October 1, 2017

Do & Don’t (Part 2)

As a result of the influx of calls and emails that I received this past week regarding last week’s posting, I believe that I should share some of the items that your fellow readers have brought to my attention. I know that we have discussed some of these previously, but it would seem that a refresher posting may be in order.

We have discussed multiple times the importance of making it easy for someone to do business with you. Starting with your website or your initial contact with anyone and continuing throughout the process, make dealing with you a pleasure for everyone. If your customer actually buys from you but believes that the process was similar to a death march, they probably will not return for a second painful experience. Neither will they advise anyone else to do business with you. You want great referrals that bring people to you, not warnings that you are toxic.

When you follow-up with anyone after their initial purchase, or even a first meeting, keep it about them. Don’t try to immediately upgrade a first order customer to the next level, and don’t mix general greetings (happy birthday or anniversary wishes) with an offer to sell them anything. Since my birthday is next week, I have received a deluge of offers this weekend to purchase items at a savings. This type of offer is not my type of birthday wish.

We have touched often on the importance of contacting a lost customer and discovering what went wrong. Don’t try to woo them back; just find out why they walked away. Did you not do what you promised; did they misunderstand what they were purchasing; did someone in your staff fail to perform; did the customer not really want what you offered? You must discover what the reason was and take any steps necessary to correct any problems on your part. Remember knowledge is power even when it tells us we make a mistake.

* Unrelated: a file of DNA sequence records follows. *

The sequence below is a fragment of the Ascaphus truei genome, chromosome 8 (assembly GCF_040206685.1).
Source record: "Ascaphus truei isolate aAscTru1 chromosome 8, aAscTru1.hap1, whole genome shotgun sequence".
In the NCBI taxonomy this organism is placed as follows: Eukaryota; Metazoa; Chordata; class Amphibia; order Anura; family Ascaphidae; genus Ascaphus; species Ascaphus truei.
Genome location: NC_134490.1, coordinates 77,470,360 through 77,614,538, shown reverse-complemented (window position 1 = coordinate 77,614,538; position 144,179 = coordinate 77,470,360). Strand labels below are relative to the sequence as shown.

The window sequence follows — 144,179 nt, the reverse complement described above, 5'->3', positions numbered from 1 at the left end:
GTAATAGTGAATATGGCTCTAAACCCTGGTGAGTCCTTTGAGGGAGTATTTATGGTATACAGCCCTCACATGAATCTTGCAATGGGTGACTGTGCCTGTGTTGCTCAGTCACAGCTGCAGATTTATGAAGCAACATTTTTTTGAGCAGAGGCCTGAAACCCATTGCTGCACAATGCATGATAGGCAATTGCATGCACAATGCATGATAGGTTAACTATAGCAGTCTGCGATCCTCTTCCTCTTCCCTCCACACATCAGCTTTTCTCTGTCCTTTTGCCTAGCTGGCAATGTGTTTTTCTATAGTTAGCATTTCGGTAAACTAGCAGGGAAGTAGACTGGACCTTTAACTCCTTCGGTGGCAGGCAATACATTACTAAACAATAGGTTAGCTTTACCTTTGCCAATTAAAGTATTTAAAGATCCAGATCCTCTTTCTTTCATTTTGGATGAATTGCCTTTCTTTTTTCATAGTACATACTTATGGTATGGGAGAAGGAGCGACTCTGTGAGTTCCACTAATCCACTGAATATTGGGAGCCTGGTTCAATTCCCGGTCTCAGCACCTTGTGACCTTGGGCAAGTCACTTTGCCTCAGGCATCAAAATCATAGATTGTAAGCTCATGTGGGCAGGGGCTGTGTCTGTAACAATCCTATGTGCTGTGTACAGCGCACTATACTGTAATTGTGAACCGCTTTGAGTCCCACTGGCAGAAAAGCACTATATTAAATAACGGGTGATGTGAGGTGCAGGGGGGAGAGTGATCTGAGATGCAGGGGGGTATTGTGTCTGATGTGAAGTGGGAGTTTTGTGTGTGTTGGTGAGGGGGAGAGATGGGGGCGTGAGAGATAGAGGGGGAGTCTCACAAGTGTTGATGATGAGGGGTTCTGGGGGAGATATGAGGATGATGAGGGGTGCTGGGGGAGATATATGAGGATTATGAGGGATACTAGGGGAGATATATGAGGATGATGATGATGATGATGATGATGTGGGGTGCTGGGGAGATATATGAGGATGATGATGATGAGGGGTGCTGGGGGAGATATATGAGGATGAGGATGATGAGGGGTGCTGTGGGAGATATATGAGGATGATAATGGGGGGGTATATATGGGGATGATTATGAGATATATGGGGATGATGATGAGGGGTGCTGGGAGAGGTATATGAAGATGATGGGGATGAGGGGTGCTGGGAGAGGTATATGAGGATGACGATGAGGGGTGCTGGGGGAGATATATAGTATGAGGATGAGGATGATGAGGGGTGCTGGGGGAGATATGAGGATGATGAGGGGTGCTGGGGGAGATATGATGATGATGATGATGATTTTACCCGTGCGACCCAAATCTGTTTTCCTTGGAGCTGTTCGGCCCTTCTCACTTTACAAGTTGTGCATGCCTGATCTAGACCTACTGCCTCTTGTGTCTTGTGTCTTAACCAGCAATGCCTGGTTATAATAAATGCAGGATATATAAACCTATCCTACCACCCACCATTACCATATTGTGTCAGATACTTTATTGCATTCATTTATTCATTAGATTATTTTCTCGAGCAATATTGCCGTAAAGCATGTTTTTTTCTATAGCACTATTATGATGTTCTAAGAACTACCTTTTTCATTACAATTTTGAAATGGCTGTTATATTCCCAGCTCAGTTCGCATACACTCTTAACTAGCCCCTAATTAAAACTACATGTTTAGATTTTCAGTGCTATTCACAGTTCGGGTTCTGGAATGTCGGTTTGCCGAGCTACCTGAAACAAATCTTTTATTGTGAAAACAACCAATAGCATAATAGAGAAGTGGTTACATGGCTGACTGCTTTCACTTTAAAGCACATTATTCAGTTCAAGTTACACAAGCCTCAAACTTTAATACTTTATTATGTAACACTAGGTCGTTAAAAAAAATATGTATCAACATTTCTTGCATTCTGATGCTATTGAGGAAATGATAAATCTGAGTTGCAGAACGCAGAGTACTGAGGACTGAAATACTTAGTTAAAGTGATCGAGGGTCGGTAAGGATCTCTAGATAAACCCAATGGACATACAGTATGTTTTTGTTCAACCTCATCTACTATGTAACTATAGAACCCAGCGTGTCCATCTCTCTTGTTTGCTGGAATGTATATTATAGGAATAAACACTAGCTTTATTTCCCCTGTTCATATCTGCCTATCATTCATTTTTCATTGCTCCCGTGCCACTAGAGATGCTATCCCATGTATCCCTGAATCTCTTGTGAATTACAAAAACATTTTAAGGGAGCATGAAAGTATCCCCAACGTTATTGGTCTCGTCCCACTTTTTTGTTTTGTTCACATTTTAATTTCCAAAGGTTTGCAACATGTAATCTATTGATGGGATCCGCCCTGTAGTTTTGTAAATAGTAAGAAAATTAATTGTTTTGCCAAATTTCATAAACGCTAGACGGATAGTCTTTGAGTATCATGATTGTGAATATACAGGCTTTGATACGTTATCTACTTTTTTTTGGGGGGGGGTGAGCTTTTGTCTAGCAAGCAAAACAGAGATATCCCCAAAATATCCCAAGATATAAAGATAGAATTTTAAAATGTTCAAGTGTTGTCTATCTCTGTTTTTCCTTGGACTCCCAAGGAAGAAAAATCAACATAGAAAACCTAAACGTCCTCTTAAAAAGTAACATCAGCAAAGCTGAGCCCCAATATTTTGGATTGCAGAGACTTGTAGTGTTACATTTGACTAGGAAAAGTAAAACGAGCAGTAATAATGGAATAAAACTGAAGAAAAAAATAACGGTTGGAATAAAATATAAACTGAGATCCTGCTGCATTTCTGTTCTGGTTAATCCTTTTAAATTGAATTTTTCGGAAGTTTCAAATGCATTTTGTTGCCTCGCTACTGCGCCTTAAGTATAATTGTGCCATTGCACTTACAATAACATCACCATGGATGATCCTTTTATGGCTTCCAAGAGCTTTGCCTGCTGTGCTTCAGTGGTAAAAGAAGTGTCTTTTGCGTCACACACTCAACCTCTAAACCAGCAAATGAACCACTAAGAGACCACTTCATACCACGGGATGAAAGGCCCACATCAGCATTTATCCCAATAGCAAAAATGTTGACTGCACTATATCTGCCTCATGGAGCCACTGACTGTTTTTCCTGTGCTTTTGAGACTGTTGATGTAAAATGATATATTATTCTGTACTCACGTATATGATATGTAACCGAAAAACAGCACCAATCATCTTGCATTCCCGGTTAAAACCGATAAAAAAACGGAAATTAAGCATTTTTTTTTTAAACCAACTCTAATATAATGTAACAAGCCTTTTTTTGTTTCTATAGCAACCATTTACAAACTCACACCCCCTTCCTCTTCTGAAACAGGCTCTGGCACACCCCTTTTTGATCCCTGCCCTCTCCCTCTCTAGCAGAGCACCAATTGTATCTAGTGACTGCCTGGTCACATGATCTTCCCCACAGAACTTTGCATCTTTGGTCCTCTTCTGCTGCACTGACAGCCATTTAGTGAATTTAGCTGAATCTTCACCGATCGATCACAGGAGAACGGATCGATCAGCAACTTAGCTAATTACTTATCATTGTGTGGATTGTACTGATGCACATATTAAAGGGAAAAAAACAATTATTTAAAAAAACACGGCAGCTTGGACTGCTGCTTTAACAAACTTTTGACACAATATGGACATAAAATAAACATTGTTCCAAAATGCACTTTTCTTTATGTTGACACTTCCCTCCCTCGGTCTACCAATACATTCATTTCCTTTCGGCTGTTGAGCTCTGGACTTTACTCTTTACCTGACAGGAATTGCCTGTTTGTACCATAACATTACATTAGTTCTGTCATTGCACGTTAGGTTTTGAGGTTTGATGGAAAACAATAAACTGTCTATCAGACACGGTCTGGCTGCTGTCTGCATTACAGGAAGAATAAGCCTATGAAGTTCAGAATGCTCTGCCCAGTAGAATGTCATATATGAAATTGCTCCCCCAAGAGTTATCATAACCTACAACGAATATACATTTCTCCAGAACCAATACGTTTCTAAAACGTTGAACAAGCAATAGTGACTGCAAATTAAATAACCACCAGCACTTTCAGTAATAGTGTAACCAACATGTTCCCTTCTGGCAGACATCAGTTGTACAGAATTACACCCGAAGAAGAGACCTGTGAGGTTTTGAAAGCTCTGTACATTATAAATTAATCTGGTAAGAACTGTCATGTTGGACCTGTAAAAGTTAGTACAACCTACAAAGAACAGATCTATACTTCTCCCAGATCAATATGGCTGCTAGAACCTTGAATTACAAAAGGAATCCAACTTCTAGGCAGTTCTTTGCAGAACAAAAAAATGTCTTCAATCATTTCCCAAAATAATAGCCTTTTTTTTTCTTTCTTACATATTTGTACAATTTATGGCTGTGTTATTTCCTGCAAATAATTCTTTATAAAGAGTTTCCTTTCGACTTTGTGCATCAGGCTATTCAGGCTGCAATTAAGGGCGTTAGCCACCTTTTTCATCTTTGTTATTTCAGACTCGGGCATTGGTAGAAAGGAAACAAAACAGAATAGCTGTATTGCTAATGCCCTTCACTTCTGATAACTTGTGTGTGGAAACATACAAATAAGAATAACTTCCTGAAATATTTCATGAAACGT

Remember to listen to your prospects and discover what they need. If they don’t need whatever you offer, that’s fine. Try to help them to discover a source of their objectives, or help them understand what they really require if you believe that they are searching for the incorrect items. Networking partners must give advice as well as help us locate referrals for our businesses.

If you make a mistake, admit it, apologize, and move on. It is not the business that never makes mistakes that I want to buy from, but the one that handles mistakes well and makes the customer as “whole” as possible. If your customers never tell you that you made an error, but just go away, you do not have a great relationship with them.

Gratitude Marketing means that we treat others well, perhaps better that we might want to be treated. The only way to discover how you are treating others is to ask them. A good relationship would mean that they will tell you before you ask, but sometimes people are shy, or just don’t want to face conflict. Make them understand that you want and need their opinions. After all it might be better for you to hear how your partners feel before other prospects do.

As always let me have your comments about Gratitude Marketing, karma in business, or even customer service in general, or call me at 360-314-8691, or email me at Jim@SOC4Now.com. Let’s see if Gratitude Marketing can result in some great business success and fun times.

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